Also, after a few years of riding in large fields a rider can sense not only the character of a particular pack, but also its verve, and whether or not a pack is strong and whether or not it’s motivated are two key but distinct elements. For instance, a couch potato can sit in with little trouble in a strong group that’s not motivated to ride, but when a large, powerful group is inspired, these are the days a road cyclist lives for, and I sensed quickly that the HRA pack was not only packed with young gunslingers and Belgian hammers, but it also was jacked-up, its gusto impossible to conceal—there were some strong cats here who were ready to fight, albeit in a sporting way. I feared for my life.

I could tell this group was bullish not by looking at my speedometer, but by actually feeling the pack’s power as it pulled me forward. But I couldn’t ponderate on the group’s strength for long because about 12 minutes after we rolled away from the start in downtown Asheville my body went into hyper-shock, lactic acid flooded my legs, and I was quickly at my threshold as we hit the first race section. I’ll be damned, I thought, I haven’t even enjoyed my morning large Americano from Jittery Joes, at this point on life’s timeline, a crucial creature comfort I’ve become daily accustomed to because the exact placement of the boundary stone on the approaching end of the life’s timeline remains opaque, so to miss an expresso for even one day is a crying shame.

The pack last summer at HR Rockies was also very strong with several current and former top notch pro riders, but the HR Asheville field as a whole was deeper and even a level above. In fact, this was the strongest large group I have ridden with in several years. The first timed section (or race!) was 12 miles in length and finished at the summit of Elk Mountain. The group was immediately strung out single file as rips and open spaces quickly formed up and down the line. I eventually settled into strong 7-person group but after a couple of miles could not hold the tempo and dropped back as the Flying Frenchman continued effortlessly up the climb. The first climb in the first timed section on Day 1 was a sign that Cyril was riding exceptionally strong—he would continue to so for the entire three days.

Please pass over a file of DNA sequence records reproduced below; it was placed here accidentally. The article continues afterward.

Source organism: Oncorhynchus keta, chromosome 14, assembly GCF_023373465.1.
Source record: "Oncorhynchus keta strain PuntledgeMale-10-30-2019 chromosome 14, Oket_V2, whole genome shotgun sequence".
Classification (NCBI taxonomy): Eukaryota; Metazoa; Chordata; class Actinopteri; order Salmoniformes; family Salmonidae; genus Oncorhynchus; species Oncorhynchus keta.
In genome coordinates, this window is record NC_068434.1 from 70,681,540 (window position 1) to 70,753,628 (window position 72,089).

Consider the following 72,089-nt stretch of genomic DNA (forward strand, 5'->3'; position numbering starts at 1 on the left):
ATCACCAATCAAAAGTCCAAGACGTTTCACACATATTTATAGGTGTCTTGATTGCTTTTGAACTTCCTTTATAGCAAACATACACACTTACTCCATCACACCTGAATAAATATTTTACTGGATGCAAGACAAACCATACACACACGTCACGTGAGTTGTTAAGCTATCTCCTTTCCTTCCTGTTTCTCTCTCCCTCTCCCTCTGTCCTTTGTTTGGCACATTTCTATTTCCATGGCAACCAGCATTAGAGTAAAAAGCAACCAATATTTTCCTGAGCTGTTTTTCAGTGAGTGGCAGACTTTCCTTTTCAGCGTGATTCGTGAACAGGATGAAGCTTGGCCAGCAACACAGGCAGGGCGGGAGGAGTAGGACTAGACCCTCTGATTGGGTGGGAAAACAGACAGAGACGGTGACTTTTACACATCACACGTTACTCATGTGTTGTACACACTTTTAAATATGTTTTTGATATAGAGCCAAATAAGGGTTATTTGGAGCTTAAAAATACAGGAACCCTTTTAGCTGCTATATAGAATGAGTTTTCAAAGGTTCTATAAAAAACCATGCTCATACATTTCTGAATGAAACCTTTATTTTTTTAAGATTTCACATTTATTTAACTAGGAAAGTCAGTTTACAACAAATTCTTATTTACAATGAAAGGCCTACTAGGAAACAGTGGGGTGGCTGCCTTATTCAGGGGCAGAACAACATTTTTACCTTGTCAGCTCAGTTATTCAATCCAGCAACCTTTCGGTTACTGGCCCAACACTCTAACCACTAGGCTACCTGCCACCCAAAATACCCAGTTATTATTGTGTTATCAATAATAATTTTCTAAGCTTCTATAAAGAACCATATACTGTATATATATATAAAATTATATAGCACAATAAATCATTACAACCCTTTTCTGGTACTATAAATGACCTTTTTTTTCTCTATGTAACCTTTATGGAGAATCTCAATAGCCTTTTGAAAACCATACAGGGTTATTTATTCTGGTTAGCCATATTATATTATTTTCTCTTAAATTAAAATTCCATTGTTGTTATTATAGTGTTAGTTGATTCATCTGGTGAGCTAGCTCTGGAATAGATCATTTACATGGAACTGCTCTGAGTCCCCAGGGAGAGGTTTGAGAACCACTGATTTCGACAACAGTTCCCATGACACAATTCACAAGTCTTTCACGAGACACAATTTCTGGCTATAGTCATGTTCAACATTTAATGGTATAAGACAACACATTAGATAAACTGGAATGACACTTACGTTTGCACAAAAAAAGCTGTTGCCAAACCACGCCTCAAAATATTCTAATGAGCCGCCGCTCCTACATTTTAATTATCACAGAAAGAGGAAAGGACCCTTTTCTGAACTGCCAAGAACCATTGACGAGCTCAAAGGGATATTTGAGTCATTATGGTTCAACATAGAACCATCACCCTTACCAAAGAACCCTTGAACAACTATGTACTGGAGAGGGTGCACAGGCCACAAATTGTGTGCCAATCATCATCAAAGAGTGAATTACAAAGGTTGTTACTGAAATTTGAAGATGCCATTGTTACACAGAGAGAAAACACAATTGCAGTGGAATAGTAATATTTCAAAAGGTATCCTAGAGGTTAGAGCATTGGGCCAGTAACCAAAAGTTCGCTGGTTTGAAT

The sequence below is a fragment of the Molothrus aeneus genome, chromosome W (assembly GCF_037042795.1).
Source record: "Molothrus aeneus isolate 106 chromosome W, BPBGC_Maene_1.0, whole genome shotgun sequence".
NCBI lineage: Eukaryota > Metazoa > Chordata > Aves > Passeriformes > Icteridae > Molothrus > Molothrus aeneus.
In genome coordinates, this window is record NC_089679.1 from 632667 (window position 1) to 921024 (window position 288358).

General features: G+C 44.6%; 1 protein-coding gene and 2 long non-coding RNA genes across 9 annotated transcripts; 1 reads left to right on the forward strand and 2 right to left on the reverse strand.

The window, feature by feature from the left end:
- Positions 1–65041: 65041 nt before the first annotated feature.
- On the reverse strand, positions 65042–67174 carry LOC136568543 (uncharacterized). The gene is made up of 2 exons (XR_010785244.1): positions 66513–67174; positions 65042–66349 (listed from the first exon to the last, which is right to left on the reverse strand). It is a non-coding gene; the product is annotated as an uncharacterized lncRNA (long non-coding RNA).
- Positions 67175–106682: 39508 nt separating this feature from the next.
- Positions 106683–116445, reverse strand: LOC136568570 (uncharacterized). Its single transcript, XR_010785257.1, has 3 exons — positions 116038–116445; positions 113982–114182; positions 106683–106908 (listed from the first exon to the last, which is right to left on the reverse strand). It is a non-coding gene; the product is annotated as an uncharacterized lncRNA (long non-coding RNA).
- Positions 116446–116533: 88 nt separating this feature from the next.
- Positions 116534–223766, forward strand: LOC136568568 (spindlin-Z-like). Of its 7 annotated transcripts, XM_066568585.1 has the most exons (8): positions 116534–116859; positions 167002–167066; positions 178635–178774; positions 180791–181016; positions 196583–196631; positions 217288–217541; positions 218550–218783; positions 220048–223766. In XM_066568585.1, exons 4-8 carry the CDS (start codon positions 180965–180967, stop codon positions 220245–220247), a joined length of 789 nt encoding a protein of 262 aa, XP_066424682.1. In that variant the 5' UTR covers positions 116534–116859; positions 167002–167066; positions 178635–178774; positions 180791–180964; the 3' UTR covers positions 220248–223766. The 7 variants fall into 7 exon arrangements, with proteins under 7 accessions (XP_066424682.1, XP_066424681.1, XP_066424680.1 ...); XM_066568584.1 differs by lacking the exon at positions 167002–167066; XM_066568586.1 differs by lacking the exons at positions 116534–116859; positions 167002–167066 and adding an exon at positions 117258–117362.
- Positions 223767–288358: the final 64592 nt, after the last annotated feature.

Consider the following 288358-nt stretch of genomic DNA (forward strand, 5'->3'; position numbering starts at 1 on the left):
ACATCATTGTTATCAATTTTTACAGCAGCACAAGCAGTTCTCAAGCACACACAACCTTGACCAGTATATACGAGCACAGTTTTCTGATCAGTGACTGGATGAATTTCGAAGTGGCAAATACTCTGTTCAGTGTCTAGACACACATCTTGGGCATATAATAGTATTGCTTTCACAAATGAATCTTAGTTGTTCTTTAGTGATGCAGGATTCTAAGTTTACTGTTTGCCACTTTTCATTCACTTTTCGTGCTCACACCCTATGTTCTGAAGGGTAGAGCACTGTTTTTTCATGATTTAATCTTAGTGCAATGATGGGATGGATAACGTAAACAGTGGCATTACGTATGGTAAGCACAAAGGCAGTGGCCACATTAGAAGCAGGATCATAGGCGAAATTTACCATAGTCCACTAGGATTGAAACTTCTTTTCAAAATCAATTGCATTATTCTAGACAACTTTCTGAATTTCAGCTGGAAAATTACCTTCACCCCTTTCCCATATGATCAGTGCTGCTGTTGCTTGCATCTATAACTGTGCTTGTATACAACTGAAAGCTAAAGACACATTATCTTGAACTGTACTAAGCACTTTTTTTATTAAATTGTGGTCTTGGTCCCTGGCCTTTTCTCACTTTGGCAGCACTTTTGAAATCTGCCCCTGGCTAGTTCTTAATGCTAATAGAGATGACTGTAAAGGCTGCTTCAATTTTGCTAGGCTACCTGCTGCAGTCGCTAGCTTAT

On the following descent we regrouped before tackling the second timed section, a 15-mile section that ascended Cane River Gap but that ended not at the summit but at the bottom of its tight, twisty descent 5 miles later. On the way up the climb the road changed to dirt and gravel and it was still damp and wet; there was also a fine mist in the air but we were climbing hard and I was warm and settled in and the bunch quickly spread out on the gravel section with Cyril again sailing away. The gravel ended about 4 miles later but as the road shifted to blacktop the skies opened up and a cold, hard rain began to fall, so I played it safe and took my time down the steep corkscrew and arrived safely at the bottom and an eight-person group quickly formed of riders who’d done the same. Many times when it’s raining over the summit of a climb a person will ride out of the rain on the descent but not so today as the heavy downpour continued, soaking us through and through. After another 8 miles or so the rain did slowly sputter to a stop, thought it would flare up again for a minute or two periodically down the road, just long enough to soak us again after we’d dried. But after 50 miles we finally rode onto dry land. It was a blistering start to what I knew was already an epic day.